Time & Attendance
By Staff Report
May. 20, 2009
The Internal Revenue Service is taking steps to ease financial pressures on companies that make automatic 401(k) plan contributions under a safe harbor provision that allows them to avoid nondiscrimination testing.
In a proposal published Monday, the IRS said that employers that automatically contribute the equivalent of 3 percent of employees’ pay to workers’ 401(k) plan accounts—to avoid nondiscrimination tests—could suspend those contributions if they incur a substantial business hardship.
Employers, though, would have to meet numerous criteria set by the IRS, including ensuring that their 401(k) plan passes the nondiscrimination test.
Under federal law, employers do not have to run an IRS nondiscrimination test—used to determine whether average salary deferrals of higher-paid employees exceed those of rank-and-file employees by a legally set amount—if their plans qualify for certain safe harbors.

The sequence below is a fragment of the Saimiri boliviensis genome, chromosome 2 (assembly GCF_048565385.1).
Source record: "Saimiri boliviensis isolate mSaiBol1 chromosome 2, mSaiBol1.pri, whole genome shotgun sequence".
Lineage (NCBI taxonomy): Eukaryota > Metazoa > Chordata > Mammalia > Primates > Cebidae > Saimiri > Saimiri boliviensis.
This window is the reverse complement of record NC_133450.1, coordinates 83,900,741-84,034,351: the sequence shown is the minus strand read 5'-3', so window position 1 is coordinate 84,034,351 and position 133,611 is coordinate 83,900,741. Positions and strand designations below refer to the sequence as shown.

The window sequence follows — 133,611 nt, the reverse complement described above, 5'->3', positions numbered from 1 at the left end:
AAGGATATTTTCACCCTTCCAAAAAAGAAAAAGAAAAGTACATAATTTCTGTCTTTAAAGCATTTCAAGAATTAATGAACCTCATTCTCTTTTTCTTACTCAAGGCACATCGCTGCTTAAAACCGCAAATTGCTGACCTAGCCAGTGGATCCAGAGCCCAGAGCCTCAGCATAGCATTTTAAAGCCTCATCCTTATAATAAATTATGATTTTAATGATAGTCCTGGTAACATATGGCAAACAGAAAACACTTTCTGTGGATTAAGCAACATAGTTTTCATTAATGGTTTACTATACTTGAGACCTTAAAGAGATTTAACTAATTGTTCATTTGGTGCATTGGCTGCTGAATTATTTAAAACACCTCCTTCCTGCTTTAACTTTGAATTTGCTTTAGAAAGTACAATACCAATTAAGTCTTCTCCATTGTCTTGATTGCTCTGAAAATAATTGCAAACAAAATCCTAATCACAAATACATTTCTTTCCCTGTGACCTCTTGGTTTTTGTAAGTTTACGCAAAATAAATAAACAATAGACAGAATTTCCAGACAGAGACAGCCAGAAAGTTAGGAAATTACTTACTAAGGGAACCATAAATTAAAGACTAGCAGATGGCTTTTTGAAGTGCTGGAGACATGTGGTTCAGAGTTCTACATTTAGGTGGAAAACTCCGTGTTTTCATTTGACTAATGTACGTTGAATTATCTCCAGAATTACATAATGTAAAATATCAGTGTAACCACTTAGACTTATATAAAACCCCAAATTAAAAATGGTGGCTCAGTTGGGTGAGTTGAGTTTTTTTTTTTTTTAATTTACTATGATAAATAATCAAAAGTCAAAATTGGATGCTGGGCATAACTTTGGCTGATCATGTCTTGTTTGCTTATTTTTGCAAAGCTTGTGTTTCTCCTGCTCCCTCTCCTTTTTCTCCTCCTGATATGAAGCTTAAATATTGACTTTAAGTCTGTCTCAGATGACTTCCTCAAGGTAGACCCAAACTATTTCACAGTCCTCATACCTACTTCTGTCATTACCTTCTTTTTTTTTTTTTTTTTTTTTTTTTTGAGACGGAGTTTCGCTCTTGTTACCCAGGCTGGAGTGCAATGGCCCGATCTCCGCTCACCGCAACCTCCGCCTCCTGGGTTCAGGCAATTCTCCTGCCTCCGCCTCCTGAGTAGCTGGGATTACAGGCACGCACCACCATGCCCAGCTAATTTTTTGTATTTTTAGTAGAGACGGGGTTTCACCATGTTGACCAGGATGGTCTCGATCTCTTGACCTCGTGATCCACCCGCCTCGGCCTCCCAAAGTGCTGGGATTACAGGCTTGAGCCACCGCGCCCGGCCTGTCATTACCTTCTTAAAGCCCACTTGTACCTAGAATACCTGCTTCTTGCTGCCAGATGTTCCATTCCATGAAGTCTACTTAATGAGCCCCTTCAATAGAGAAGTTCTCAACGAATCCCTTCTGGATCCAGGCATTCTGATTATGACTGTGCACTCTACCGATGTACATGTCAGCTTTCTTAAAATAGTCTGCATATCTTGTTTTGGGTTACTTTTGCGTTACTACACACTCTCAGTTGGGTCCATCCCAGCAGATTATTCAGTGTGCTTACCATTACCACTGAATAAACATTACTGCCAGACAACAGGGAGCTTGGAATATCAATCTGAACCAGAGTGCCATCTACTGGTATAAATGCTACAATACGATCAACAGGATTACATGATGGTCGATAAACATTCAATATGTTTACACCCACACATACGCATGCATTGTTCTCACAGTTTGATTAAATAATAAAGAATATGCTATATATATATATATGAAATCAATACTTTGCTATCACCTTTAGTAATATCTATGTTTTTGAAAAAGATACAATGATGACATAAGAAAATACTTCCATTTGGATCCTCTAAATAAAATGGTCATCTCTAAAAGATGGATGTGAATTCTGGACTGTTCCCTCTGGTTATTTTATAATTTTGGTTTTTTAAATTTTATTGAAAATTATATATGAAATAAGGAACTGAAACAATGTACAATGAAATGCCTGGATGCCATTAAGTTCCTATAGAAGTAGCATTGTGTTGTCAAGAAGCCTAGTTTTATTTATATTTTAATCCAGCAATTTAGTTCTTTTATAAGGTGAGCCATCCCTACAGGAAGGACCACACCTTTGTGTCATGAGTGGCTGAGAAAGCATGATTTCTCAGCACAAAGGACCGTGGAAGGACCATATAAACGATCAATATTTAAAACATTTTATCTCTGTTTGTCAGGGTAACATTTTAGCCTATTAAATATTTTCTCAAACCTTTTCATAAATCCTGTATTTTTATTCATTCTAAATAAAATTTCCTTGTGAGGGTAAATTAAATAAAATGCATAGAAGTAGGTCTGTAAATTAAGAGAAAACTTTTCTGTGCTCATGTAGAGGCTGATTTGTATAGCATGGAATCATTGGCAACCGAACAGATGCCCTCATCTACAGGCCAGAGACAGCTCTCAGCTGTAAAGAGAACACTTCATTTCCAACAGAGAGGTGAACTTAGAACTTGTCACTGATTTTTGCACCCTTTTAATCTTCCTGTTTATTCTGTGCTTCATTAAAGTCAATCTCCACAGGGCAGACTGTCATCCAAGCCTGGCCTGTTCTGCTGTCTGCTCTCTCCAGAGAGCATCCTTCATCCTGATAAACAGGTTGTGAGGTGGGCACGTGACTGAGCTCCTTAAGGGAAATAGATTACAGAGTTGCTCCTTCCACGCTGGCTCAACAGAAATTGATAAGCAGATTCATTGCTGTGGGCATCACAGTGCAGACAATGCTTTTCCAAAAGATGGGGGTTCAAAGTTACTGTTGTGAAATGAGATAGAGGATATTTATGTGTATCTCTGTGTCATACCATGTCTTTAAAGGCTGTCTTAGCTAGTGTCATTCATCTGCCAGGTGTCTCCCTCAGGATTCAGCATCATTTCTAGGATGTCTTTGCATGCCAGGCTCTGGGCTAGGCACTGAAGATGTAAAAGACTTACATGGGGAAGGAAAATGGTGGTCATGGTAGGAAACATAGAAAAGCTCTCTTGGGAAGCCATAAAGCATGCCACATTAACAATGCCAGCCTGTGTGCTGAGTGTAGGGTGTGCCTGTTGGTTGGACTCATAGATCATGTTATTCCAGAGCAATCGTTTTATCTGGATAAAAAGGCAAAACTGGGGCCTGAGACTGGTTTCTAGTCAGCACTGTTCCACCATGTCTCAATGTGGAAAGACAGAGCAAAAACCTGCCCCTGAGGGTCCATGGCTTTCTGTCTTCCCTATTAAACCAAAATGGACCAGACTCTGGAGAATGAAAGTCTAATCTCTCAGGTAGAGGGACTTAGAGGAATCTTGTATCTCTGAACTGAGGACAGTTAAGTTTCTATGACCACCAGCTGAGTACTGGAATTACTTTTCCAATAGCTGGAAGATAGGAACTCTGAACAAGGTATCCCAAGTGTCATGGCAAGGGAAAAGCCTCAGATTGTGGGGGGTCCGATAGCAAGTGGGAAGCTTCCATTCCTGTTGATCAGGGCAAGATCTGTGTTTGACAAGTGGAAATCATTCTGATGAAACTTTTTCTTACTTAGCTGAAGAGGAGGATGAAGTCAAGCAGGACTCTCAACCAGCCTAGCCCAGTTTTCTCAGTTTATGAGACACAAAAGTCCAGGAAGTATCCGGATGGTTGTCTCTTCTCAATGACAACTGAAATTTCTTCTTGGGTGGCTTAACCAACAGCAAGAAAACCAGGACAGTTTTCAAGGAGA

To qualify for one safe harbor, an employer has to match 100 percent of employees’ deferrals up to the first 3 percent of pay and match 50 percent of deferrals made on the next 2 percent of pay.
Employers that automatically enroll employees in 401(k) plans also are exempt from nondiscrimination testing if they fully match employees’ salary deferrals on the first 1 percent of pay and 50 percent of deferrals on the next 5 percent of pay.
The rule the IRS published Monday, May 18, would affect safe harbor provisions for employers that automatically contribute an amount equal to at least 3 percent of pay into employees’ 401(k) plans.
Previously, the IRS allowed employers that qualified for the matching safe harbor to suspend the contribution if they incurred a substantial business hardship. The latest proposal would extend that relief to employers that qualify for the safe harbor through automatic employer contributions.
If adopted, the rule, published in the May 18 issue of the Federal Register, would apply to plan years beginning after December 31, 2009.
Benefits experts welcomed the proposed change.
“Companies that are really suffering right now will be more likely to be able to keep their plans,” said Anne Waidemann, a director with PricewaterhouseCoopers in Washington.
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